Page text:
The Scale System Outprofile

Now it looks really cute~ Exactly a cube of 60×60×60

During the design, quite many engineering and modelling challenges bothered me a lot, as well as other mechanical guys, but eventually, after meetings and discussions, things become clear as if we saw the dawn. For instance, how to mount the scale system? Originally it was supposed to be mounted on the side surface of electrical components box, but now there’s no space for that.Hence, our final decision is simply mounting these scale systems onto the buttom disk, pretty good for saving the limited space. In addition, how to discard the protective door? Due to its “one-way trip”, we shouldn’t make it complex, otherwise, we are more like going to discard a bunch of money in the sky. So a “double-locker” solution was unveiled, which only uses two lockers to constrain the door, and releases the door after lockers activated, thus, the door could be manufactured simply as a disk, no hinge any more.

Here is a brief assembling of the Squid main structure, including the E-box (electrical components box), four scale systems, and the lower disk.

The Brief Assembling

This assembling includes the E-box, four scale systems, and the lower disk.(To me, it looks like a space battle carrier, ready to deploy fighters,yahhhh)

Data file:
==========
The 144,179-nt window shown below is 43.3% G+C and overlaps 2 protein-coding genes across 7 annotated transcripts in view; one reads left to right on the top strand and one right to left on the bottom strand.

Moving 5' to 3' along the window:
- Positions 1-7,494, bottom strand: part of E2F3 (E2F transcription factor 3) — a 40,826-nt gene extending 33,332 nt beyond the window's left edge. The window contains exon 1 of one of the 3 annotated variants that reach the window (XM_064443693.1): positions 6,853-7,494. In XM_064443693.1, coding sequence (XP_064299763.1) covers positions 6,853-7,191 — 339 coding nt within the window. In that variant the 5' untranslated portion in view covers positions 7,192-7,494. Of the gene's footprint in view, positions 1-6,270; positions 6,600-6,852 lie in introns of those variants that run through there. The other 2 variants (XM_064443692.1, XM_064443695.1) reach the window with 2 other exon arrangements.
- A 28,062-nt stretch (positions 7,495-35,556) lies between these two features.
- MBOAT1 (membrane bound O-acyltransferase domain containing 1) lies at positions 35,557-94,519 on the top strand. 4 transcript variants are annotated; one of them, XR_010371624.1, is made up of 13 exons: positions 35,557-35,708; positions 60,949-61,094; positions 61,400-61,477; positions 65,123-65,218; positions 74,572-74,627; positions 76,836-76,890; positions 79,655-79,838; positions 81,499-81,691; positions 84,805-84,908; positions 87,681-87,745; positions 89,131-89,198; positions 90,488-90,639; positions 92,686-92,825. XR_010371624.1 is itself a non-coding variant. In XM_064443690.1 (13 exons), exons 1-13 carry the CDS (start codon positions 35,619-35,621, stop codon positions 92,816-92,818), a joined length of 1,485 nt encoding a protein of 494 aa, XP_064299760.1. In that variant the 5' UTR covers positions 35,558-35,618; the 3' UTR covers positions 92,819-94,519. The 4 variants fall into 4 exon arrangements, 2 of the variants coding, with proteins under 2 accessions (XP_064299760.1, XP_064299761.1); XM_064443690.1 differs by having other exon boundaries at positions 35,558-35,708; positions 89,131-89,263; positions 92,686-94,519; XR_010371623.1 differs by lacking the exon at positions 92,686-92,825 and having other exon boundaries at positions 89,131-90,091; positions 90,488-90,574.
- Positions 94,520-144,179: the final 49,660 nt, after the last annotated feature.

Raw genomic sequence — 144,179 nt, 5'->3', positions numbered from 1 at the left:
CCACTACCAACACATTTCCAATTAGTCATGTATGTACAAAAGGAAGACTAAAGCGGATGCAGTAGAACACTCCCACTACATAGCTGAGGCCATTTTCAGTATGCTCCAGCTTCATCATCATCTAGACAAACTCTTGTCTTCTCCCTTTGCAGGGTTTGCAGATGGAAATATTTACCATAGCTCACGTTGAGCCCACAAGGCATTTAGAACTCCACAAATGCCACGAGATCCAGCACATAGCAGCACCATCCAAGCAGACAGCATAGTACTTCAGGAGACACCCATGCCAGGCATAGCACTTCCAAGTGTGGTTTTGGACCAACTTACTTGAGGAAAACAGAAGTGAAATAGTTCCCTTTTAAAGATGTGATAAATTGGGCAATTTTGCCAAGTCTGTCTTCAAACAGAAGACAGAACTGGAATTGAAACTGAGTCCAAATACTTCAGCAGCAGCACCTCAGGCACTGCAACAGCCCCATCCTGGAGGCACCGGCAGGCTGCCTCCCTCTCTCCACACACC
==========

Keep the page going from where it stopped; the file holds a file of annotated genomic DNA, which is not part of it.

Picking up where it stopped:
Lots of problems were solved and finally the design come into details, now when I am looking back to these old versions once modelled before, I can easily feel promotions in the current version, and satisfied a lot.

SQUID army

Frame and top cover

There is something happening down in the basement, but what is really going on in the workshop?

Well, as the drag test is coming up it would be cool to have two fully functional prototypes in order to prepare one while the other on is being tested. So I started to produce another prototype and be sure, there are more coming.

However, as the prototypes need to have a functioning cover they will get a top frame and a cover according to a design from Mario.

More SQUID prototypes

Unfortunately the manufacturing of the frame doesn’t seem to be as easy as everyone thought. At first cutting the inner part out just using a jigsaw felt right, but cutting aluminium with a jigsaw is no fun.  So I am back to milling again. I just hope this works out without any incidents this time.

The mockup of the FFU is coming together

Soon we will be starting to do tests on the parachute deployment. Therefore the production of mockups of the FFU have begun. George, the team’s new member, is working like crazy down in the workshops to manufacture the models. Great job George!!